SM COURTHOUSE — Commissioner Jay Ford will join the Santa Monica Superior Court on Mondays to help clear a backlog of eviction cases from within the West district, which legal services say increased during the winter months.

According to court staff, Ford, who normally works out of the Malibu Courthouse, will be assigned to Santa Monica one day a week to keep two courts open all day Monday for the cases.

A court will be open for half of Wednesday to hear unlawful detainer cases — the other word for evictions — as well, wrote supervising Judge Joseph Biderman in an e-mail.

The court has seen an increase in eviction case filings in recent months, even as the California court system has been on the receiving end of deep cuts at the state level.

Centers like the Santa Monica Self Help Legal Access Center, located at the courthouse, saw a continuous flow of clients through December and January.

Those months are usually pretty light, said Cesar Bertaud, a staff attorney at the legal access center.

“December is a month we lose most of our volunteers,” Bertaud said. “We count on a dip in (unlawful detainers) or else we’d be going crazy.”

They did.

The staff had so much eviction traffic — for both tenants and landlords — that they had to cut off family law services on Tuesdays and Wednesdays because they couldn’t keep up with demand.

The access center sees people from all over the West District, which includes much of the Westside and an area near the Los Angeles International Airport.

“Almost all cases exclusive of West Hollywood are in the Santa Monica Courthouse,” Bertaud said.

The center also gets references from the metro area because of its reputation for dealing with eviction cases.

Why the increase is happening is purely anecdotal. Tenants’ rights groups and landlords’ rights organizations both point to the down economy and what they think is an increase of “failure to pay” cases, and illegal subletters.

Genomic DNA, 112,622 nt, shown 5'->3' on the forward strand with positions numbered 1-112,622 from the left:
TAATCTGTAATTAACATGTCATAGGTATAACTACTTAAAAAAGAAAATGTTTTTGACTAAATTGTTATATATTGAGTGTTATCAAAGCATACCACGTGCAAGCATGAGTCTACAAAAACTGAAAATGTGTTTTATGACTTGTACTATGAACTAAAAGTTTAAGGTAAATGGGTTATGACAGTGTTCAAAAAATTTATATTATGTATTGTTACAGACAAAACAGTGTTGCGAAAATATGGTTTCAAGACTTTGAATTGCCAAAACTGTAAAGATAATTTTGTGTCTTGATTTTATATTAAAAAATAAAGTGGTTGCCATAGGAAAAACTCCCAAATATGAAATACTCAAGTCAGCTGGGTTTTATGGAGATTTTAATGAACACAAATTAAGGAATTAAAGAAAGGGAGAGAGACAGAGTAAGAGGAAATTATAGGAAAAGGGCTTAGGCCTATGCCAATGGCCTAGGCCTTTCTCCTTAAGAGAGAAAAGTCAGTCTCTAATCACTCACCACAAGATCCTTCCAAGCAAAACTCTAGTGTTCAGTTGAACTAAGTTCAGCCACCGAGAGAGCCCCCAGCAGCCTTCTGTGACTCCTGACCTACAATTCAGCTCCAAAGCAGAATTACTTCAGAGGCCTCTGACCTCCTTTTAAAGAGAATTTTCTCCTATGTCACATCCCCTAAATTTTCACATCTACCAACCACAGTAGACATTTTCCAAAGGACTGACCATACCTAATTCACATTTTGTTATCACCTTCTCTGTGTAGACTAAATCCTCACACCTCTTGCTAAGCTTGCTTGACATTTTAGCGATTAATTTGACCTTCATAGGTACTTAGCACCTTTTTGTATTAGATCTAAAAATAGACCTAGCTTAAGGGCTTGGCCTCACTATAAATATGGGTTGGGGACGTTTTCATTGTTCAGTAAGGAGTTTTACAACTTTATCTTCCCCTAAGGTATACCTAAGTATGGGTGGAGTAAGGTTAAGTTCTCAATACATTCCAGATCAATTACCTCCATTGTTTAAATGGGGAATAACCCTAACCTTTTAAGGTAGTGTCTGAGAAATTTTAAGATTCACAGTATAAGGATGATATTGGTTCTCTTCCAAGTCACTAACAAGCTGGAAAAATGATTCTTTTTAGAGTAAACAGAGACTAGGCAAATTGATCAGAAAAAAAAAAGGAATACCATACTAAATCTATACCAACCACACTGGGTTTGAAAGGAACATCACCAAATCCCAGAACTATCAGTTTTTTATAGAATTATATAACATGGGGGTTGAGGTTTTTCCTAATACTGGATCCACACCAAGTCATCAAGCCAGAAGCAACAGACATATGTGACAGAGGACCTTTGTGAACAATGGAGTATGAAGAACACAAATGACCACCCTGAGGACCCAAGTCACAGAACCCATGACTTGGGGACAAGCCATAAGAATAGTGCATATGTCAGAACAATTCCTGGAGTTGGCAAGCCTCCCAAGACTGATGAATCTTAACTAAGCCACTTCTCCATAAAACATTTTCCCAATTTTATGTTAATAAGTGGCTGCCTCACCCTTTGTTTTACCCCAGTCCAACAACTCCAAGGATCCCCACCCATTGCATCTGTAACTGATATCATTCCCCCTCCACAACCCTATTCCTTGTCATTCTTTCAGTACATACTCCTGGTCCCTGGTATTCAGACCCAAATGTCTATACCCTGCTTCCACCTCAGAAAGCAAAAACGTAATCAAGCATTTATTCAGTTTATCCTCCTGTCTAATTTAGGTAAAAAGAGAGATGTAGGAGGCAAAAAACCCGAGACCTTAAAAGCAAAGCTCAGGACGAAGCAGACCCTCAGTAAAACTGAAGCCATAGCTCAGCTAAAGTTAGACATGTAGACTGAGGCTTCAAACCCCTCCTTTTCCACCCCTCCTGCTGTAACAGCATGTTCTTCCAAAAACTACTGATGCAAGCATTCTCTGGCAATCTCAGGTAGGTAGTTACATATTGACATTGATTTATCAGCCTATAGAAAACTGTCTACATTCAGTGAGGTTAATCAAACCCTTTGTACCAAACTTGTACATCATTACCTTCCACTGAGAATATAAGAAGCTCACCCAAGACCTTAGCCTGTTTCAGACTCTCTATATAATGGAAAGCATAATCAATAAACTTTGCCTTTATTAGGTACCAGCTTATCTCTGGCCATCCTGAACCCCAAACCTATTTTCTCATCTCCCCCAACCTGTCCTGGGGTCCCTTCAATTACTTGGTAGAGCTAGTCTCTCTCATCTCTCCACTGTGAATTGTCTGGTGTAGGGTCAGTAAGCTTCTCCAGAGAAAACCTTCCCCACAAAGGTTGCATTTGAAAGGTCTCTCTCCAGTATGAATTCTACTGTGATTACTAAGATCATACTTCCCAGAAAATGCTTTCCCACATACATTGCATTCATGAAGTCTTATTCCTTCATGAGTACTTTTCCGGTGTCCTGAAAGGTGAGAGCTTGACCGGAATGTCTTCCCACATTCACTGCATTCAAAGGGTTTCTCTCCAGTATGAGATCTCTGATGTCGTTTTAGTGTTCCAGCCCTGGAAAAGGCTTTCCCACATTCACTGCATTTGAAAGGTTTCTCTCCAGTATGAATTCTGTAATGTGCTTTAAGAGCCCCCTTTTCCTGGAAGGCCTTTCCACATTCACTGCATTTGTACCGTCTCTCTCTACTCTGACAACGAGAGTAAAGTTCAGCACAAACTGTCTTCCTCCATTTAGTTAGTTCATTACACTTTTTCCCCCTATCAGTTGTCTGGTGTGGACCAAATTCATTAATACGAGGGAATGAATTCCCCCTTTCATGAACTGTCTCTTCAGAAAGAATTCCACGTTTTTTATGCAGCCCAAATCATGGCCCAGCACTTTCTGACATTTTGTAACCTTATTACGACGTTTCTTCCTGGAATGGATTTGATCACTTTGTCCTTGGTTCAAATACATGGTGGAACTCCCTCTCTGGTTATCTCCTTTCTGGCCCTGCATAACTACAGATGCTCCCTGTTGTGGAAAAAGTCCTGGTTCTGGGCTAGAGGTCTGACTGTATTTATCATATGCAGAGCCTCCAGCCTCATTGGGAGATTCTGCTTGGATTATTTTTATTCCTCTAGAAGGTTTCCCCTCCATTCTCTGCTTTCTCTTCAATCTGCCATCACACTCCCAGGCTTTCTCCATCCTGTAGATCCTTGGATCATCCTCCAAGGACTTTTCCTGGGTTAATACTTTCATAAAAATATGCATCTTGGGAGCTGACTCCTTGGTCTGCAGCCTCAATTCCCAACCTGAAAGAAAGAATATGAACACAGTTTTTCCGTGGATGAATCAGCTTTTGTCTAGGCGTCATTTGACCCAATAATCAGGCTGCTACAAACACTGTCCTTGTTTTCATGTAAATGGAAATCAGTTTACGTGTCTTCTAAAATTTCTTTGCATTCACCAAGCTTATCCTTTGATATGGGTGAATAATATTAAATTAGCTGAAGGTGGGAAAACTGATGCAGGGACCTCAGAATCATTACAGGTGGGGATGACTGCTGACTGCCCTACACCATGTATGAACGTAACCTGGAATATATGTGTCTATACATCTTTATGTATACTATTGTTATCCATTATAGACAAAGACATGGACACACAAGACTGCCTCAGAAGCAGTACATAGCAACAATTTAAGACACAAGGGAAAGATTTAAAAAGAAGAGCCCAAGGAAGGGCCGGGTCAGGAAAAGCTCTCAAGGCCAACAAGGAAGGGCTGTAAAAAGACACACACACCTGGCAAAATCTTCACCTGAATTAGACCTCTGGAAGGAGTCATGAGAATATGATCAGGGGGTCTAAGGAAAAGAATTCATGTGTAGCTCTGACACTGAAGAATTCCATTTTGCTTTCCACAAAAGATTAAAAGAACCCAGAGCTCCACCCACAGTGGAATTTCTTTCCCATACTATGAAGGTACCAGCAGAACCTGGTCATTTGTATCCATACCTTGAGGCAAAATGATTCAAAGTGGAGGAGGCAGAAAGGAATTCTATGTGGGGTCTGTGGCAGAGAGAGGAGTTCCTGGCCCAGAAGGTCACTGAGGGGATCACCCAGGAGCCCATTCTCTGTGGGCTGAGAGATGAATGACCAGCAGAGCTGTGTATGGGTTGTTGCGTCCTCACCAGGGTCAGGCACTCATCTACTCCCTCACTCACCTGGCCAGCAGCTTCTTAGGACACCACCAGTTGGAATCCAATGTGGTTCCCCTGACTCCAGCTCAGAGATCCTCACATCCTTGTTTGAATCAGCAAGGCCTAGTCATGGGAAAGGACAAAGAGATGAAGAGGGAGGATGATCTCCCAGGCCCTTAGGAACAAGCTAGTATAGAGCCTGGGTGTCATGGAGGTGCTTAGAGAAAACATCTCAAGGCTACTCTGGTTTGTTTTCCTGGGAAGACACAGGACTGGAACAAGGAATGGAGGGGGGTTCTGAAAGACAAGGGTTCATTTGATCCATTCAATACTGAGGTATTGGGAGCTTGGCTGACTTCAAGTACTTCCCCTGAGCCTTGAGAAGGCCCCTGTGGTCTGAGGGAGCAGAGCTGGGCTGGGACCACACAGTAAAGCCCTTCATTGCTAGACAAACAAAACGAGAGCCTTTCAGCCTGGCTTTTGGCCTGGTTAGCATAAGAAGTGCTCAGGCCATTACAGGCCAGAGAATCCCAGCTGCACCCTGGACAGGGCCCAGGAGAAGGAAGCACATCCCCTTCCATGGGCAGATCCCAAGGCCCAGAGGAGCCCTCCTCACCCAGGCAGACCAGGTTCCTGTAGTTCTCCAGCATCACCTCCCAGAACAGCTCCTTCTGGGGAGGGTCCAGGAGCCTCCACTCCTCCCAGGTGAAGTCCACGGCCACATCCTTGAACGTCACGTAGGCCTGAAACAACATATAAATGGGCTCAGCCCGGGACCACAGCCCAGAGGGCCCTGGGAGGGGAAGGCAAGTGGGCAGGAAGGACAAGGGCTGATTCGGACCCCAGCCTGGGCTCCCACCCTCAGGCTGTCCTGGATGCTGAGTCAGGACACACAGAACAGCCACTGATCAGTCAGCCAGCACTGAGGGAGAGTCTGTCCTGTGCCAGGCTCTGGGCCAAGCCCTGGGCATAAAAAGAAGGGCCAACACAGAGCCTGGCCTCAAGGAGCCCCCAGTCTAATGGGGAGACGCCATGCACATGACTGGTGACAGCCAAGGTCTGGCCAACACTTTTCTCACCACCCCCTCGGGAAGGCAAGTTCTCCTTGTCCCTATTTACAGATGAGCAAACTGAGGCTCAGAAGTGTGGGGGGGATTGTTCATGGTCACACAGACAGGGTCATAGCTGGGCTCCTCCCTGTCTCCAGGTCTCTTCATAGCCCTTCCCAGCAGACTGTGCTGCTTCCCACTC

An illegal subletter could include anything from the main tenant of a rent-controlled apartment renting at above the maximum allowable rate to a subletter or an elderly person taking their adult child in as a “health care provider.”

As far as inconveniences go, said Wes Wellman, former president of the Action Apartment Association, waiting for a case to go before a judge or commissioner is the least of them.

“It’s a reality that we’ve come to accept,” Wellman said. “They take what they take, so people are more focused on problems with the eviction process itself.”

Although the addition of Commissioner Ford is meant to help clear the backlog and waiting time on cases, that’s not always what clients want, said Denise McGranahan, senior attorney with the Legal Aid Foundation Los Angeles’ Santa Monica office.

“For the tenants that face eviction, more time is a good thing,” McGranahan said. “You have more time to live in your apartment.”

That works up to 60 days into the proceedings, at which point the case can be unsealed, whether or not the tenant wins. Information in that filing can hurt the tenant’s credit record, McGranahan said.

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